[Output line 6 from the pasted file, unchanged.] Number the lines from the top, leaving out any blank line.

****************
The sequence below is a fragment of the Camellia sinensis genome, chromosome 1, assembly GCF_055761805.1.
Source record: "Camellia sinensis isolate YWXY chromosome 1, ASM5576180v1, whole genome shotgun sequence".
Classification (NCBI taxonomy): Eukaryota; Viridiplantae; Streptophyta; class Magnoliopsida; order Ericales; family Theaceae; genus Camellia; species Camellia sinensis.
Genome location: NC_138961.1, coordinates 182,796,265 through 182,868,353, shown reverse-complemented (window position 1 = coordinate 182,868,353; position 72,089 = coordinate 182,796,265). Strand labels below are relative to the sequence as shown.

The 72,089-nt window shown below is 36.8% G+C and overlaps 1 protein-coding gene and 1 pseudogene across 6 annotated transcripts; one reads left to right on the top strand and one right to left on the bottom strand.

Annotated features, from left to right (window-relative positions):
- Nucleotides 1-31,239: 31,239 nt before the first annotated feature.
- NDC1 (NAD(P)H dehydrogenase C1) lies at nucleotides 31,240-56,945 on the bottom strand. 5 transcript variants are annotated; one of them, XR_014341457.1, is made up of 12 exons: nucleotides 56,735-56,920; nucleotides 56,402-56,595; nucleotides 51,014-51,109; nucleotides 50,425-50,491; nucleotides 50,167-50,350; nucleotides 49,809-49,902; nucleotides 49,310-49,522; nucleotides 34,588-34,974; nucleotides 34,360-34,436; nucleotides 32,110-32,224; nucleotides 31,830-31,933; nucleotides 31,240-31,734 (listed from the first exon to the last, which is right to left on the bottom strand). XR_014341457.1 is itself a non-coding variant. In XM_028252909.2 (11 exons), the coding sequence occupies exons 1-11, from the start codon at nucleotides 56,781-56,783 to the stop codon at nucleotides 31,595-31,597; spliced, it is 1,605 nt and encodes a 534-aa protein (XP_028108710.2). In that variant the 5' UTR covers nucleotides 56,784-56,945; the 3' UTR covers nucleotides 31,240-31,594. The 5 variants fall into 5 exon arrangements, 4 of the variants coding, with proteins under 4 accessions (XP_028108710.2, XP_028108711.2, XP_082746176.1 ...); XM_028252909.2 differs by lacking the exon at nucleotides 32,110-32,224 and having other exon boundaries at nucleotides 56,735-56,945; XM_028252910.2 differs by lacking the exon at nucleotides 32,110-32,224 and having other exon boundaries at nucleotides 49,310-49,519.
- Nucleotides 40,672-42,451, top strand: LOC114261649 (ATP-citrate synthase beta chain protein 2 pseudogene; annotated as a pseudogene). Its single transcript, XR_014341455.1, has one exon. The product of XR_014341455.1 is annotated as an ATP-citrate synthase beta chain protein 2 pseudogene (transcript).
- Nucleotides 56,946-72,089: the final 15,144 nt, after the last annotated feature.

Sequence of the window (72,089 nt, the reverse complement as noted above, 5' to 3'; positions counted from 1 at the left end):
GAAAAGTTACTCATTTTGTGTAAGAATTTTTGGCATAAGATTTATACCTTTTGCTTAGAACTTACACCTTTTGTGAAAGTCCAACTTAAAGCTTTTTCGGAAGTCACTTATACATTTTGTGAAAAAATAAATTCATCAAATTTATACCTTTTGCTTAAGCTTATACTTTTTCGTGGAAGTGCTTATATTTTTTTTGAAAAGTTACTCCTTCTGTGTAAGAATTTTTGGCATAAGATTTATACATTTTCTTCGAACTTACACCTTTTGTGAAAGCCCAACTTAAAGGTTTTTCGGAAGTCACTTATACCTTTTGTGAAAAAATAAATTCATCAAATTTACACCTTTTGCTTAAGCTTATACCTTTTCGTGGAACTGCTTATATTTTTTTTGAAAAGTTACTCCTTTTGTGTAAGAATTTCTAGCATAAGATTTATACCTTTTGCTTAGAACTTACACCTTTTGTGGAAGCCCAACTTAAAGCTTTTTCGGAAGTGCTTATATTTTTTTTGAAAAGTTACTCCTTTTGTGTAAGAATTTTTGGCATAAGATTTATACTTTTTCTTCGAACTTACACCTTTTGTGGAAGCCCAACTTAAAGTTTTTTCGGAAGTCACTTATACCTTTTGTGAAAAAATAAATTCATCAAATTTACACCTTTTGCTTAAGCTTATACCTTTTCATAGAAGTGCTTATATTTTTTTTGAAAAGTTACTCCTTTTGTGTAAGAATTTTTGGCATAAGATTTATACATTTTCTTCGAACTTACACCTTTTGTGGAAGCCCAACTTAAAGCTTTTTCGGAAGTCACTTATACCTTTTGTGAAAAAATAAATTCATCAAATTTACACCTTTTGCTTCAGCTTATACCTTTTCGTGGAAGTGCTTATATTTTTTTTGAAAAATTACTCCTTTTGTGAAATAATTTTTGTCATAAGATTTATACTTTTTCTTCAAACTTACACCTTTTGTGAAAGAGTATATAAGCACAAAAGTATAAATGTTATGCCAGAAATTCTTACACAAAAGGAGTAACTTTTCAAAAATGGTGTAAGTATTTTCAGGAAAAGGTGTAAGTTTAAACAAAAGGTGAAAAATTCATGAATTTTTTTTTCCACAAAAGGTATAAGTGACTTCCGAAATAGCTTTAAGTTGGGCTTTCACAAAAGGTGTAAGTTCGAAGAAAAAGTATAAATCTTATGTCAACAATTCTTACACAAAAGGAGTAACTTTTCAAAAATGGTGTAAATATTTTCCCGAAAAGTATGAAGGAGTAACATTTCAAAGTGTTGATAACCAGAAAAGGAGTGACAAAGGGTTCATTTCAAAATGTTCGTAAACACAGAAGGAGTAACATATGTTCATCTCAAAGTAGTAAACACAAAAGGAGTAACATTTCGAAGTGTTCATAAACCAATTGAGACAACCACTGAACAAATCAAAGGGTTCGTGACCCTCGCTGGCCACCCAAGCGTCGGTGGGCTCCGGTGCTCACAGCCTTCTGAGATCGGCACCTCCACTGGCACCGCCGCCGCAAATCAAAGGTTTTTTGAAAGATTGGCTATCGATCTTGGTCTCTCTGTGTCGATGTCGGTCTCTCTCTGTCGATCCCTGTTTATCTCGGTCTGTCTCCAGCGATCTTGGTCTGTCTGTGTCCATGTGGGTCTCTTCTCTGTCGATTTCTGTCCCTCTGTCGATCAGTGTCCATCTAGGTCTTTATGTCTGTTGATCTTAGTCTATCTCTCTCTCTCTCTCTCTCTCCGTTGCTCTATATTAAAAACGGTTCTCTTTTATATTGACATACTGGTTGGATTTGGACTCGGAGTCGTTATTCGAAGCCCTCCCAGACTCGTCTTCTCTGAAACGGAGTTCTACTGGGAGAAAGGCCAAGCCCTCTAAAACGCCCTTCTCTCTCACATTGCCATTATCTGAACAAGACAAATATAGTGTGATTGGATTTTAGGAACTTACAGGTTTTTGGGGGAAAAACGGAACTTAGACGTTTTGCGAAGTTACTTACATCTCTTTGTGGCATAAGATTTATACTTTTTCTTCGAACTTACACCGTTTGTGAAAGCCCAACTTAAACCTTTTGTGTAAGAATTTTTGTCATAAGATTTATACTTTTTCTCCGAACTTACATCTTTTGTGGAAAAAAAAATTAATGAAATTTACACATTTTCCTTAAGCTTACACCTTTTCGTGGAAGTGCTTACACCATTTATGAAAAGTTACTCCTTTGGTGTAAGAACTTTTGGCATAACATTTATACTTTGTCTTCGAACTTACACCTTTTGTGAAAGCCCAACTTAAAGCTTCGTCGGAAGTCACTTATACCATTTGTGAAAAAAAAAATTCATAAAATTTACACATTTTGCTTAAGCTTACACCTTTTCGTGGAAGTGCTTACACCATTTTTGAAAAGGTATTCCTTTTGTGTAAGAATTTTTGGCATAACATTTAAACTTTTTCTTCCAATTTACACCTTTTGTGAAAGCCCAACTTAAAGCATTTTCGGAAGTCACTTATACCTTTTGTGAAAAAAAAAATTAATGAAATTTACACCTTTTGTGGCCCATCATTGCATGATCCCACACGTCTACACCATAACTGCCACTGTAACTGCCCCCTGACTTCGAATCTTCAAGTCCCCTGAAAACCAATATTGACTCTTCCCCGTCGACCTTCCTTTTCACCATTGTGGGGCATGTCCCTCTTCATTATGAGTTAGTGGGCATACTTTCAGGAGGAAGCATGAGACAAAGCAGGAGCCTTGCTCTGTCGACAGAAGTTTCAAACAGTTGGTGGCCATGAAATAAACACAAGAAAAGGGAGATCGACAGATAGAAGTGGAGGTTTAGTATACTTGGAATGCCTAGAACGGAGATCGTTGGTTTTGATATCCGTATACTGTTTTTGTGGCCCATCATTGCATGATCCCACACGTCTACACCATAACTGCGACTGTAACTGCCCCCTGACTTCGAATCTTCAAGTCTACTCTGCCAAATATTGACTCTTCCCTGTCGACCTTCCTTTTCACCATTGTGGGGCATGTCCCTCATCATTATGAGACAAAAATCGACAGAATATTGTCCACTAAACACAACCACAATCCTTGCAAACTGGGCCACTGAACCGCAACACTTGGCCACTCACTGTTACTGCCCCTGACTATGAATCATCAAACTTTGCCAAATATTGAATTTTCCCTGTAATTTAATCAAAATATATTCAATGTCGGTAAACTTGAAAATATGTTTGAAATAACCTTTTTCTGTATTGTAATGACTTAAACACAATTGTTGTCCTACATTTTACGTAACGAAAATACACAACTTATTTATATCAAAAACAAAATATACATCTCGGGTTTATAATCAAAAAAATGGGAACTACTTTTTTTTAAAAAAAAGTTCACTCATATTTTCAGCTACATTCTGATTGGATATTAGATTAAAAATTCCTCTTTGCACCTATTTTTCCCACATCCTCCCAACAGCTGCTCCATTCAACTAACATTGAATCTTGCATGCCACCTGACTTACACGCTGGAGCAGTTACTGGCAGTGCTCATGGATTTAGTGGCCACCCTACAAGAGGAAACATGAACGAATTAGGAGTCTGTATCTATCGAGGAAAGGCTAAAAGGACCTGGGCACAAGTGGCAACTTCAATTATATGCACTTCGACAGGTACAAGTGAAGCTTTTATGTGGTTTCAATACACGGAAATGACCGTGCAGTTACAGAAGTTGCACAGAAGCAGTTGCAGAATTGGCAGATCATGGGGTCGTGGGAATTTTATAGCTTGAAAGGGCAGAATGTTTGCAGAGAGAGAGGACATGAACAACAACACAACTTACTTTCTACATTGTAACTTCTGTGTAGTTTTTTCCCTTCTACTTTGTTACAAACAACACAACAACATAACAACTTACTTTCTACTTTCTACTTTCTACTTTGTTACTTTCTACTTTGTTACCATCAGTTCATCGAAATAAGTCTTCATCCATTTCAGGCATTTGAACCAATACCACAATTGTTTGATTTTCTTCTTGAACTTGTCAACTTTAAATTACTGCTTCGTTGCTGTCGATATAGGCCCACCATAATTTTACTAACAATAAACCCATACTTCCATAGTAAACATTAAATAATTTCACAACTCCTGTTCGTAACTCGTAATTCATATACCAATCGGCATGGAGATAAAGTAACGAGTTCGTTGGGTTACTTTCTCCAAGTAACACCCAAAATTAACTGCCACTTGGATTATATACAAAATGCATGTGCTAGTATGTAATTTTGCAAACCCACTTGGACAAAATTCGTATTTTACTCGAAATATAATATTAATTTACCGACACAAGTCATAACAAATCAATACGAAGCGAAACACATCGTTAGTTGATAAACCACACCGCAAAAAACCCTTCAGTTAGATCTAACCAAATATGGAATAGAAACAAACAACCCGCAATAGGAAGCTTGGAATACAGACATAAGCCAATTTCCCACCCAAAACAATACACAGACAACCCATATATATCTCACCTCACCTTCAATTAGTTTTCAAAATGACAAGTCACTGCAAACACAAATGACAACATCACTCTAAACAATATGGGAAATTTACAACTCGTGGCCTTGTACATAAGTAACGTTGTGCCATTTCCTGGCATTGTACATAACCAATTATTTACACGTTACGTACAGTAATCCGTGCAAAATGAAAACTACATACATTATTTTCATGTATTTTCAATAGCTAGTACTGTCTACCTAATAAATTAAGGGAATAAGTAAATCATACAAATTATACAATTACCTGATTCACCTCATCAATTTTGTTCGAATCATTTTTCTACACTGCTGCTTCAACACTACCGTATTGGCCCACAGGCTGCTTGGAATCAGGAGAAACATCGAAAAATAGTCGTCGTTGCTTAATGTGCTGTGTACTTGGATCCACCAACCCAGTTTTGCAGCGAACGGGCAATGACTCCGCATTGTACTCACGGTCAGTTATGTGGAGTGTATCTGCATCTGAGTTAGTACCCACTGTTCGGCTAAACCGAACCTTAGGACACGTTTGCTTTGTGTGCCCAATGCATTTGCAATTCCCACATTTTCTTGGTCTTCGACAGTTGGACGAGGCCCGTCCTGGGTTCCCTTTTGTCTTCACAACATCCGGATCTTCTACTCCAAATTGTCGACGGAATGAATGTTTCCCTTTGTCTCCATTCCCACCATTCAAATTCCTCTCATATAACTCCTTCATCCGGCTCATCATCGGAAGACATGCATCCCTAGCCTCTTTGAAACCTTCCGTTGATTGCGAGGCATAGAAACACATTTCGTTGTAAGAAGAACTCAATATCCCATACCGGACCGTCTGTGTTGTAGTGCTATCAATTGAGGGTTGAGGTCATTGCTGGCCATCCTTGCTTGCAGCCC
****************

Annotated features, from left to right (window-relative positions):